It took some adjusting, we're still kind of adjusting. It's almost like a different country, the pace is so much slower and everyone is so much more polite and everyone wants to chat with you everywhere you go.

Which is really nice, but coming from Boston I'd got used to people being really abrupt with every interaction. If you did linger and want to talk with anyone they'd look at you suspiciously like, “What do you want? What's your angle?”

eilenjewell01_cr_otto_kitsinger_540x340So it's been interesting for me myself to feel suspicious of people, like, “Why is this person talking to me, what to do they want from me? And then you go, Oh that's because they are friendly here. (laughs)

Little things like that. It's also very remote here so we have to travel really far to get to the next big city, which is very different from Boston.

But I like having more space around me and I love the outdoors, but also Boise has changed so much since I lived here last when I was 18. It's been about 15 years so it's like having to get to know a totally new city . . . so that's been fun too.

As a songwriter, was almost inevitable then that you would address your hometown and your feelings on the album Sundown Over Ghost Town?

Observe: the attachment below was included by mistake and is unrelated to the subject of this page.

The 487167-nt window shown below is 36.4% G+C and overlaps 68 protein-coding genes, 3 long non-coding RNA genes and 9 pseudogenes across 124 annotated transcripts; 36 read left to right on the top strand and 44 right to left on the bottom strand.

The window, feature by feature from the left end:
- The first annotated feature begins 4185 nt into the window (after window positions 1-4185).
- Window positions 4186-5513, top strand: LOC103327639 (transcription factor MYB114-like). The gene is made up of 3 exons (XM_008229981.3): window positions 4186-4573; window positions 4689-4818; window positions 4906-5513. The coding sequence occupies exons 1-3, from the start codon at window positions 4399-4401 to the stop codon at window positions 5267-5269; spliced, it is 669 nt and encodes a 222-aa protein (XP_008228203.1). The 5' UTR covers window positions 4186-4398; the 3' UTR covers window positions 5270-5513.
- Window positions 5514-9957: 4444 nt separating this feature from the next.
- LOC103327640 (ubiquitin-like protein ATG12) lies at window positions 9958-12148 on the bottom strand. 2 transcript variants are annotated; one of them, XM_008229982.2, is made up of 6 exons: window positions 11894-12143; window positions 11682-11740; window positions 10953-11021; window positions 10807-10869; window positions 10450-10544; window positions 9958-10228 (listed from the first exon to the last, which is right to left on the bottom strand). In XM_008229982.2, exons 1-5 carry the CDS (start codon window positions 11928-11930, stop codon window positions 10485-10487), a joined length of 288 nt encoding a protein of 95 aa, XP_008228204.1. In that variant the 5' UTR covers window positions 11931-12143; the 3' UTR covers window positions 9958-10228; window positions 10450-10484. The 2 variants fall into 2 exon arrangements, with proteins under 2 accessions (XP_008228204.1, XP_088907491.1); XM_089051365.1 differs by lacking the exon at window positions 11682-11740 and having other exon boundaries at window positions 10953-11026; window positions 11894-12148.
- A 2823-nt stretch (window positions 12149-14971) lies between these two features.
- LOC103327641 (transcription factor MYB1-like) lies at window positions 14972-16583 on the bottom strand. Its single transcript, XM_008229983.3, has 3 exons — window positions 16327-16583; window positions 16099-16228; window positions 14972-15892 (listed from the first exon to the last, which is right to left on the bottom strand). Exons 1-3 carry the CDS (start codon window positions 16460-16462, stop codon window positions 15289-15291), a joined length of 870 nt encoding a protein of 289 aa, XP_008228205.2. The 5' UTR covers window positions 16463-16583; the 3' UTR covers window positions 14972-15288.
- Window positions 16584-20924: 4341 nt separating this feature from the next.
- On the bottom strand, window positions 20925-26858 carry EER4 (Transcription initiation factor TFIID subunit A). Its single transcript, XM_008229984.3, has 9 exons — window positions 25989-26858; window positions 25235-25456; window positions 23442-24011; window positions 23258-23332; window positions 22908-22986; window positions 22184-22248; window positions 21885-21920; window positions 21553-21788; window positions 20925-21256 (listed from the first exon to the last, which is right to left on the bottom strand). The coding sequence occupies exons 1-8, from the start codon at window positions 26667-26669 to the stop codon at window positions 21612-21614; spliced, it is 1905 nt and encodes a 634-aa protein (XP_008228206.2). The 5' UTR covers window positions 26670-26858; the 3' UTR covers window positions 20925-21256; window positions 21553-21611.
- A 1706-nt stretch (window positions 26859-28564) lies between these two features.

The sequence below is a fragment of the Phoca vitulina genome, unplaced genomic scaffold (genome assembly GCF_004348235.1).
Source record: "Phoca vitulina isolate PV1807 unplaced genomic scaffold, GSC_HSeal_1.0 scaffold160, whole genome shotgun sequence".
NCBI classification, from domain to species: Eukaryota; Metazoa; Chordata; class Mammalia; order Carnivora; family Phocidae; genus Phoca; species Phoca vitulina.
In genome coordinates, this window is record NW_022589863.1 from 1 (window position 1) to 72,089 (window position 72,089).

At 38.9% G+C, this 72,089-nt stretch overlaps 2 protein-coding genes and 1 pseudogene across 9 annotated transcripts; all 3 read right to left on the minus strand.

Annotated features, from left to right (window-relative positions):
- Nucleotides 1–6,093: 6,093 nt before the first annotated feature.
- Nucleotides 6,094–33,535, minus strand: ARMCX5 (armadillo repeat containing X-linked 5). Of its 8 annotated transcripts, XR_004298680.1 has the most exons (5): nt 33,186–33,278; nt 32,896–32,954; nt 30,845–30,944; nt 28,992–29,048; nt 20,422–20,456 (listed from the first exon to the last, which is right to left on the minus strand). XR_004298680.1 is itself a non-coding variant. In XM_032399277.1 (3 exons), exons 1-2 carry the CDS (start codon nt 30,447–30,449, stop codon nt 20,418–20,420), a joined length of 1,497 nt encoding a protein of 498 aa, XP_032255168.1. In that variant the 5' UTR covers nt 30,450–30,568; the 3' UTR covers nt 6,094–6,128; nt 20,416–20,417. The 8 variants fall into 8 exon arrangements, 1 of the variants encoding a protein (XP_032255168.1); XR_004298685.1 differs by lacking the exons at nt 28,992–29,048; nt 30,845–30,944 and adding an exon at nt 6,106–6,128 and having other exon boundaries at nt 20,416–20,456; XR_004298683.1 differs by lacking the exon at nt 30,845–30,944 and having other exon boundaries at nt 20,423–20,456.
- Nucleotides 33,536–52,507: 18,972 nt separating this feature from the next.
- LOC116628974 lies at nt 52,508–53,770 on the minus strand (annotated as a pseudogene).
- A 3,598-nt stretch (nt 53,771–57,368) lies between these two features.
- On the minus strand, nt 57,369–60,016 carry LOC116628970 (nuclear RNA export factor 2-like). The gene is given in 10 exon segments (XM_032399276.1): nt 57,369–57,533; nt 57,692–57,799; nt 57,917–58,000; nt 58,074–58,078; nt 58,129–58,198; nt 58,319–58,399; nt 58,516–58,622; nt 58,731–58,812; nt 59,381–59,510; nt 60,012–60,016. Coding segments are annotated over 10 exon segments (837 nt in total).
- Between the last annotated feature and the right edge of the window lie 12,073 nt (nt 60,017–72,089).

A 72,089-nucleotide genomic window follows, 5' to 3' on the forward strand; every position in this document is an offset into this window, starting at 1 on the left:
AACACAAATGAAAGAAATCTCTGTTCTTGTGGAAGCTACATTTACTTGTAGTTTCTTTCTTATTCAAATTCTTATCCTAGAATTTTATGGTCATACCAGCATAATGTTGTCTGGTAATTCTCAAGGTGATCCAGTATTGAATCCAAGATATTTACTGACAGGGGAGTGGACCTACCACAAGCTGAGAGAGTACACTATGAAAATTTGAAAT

I didn't really see it that way at the time. When I set out to write a new album I don't know what direction it will be going to go in, and it was only after I took a good look at everything I'd written for this that I saw that it was a very Western-influenced and inspired album, and that it has a lot of to do with home . . . most of the songs mention it.

Because I write what's on my mind I suppose . . . I don't start out to write a themed album, at least I haven't yet. I just let things go the way I feel they want to go. I let the songs run their course and that was where my thoughts were headed: Everything having to do with what “home” means and what is my sense of “home”.

And being inspired by being back out here again, the natural beauty, the wild landscapes.

Looking back maybe I could see how it might have been inevitable, but I didn't see it like that at the time.

Just by sheer coincidence I was talking to a guy the other day who was going back to his hometown of Cleveland and he spoke about it being a ghost town. He meant not that it was deserted but that it was actually full of ghosts of his past, people and places no longer there but there in his memory and imagination. Is that how you see the idea of a ghost town?

For me a ghost town is very particularly a Western thing. Here in the US people think of them as a scene from Western movie and tumbleweeds rolling through and no one lives there. In Idaho they are the result of the mining economy going boom and bust, because as soon as they get all the gold out everyone leaves. All the ghost towns around here are all like that.

So they are very lonely and haunted places inhabited by ghosts. I wanted the title of my album to be very Western US. A sunset is also a very Western thing and a ghost town around here is as Western as it gets.

A lot of my songs take place in rural Idaho so it seemed fitting.

I never would have considered Cleveland a ghost town. (laughs)